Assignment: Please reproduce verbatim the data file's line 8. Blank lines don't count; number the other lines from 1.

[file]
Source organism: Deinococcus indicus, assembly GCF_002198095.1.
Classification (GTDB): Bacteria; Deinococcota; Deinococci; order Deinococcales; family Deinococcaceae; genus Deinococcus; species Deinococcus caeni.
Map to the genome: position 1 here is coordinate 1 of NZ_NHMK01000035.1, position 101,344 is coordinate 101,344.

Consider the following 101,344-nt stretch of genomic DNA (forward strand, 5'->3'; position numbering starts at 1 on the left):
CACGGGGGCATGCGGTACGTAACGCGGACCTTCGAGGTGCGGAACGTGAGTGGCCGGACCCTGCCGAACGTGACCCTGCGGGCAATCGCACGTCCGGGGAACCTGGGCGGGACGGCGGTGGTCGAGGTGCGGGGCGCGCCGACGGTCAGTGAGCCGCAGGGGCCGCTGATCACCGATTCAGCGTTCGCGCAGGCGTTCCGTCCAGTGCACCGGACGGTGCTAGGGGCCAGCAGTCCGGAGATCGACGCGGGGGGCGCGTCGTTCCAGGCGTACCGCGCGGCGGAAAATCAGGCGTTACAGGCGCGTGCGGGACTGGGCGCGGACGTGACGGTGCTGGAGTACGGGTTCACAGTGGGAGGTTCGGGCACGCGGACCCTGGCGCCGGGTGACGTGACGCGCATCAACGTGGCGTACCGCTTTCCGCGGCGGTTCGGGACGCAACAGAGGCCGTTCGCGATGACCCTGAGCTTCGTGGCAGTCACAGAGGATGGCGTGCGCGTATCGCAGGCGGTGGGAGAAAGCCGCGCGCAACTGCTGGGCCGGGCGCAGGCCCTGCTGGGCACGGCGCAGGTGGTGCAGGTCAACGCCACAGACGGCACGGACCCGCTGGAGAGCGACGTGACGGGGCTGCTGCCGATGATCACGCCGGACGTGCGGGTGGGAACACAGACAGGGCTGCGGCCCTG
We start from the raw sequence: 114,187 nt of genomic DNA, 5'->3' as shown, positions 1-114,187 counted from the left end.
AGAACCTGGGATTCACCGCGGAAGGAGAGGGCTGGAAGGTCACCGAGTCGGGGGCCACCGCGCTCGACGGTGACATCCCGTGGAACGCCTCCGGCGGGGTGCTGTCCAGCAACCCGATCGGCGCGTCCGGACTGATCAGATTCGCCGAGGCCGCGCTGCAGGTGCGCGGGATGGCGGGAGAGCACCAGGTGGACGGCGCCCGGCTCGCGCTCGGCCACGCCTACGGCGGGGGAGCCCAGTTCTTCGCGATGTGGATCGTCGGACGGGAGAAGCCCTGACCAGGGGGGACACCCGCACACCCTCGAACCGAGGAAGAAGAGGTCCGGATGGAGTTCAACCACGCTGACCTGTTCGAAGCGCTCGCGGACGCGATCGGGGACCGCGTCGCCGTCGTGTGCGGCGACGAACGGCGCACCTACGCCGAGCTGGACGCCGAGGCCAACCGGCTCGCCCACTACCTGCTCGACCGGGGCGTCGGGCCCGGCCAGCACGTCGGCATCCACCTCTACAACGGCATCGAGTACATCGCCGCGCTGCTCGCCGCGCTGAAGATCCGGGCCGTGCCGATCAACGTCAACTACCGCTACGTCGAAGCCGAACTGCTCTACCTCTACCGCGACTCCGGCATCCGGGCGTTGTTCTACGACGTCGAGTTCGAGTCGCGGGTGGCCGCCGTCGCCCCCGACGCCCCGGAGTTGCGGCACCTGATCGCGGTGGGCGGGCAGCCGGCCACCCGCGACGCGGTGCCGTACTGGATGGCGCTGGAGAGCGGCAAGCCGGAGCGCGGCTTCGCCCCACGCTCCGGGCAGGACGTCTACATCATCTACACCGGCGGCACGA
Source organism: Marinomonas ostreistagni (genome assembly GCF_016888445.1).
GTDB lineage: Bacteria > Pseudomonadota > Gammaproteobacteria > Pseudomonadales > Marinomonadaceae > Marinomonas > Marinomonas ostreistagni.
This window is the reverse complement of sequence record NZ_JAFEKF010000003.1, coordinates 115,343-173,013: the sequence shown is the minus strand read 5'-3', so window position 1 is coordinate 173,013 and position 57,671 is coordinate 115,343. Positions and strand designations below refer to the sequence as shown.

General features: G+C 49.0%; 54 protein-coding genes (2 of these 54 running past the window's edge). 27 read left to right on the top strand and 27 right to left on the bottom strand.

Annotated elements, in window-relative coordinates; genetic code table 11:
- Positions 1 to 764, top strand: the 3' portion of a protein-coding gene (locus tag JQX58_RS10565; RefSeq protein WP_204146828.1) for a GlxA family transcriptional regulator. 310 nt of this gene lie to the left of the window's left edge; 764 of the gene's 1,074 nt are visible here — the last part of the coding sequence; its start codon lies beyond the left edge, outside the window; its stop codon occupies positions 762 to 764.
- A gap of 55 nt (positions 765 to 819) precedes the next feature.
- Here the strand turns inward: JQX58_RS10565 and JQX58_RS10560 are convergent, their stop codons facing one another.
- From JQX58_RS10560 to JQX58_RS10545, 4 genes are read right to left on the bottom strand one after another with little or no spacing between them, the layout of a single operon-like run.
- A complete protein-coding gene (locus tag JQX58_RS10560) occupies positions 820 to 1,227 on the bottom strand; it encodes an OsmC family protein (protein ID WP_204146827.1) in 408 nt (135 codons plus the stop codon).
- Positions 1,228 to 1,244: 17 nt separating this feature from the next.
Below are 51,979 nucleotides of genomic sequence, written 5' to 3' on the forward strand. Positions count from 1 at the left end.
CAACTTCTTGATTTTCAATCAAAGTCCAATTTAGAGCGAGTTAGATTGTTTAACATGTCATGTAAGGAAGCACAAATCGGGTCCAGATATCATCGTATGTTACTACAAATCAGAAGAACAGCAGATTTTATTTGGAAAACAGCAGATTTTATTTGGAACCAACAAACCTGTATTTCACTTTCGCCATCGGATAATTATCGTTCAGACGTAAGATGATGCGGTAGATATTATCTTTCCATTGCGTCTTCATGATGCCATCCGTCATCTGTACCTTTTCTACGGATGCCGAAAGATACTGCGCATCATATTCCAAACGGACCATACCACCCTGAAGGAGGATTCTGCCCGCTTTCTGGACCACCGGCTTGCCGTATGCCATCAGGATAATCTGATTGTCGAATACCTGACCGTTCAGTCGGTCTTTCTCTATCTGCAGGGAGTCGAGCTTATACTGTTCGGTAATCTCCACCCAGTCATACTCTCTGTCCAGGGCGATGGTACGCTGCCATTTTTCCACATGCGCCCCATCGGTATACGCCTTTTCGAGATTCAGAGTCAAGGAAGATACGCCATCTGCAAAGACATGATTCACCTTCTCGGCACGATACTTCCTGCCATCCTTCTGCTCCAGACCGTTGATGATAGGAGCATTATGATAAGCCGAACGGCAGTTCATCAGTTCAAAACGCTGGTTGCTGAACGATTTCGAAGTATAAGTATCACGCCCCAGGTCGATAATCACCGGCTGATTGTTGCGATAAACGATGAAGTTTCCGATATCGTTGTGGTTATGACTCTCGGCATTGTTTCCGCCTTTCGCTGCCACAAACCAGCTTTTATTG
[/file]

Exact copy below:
Source organism: Marinomonas ostreistagni (genome assembly GCF_016888445.1).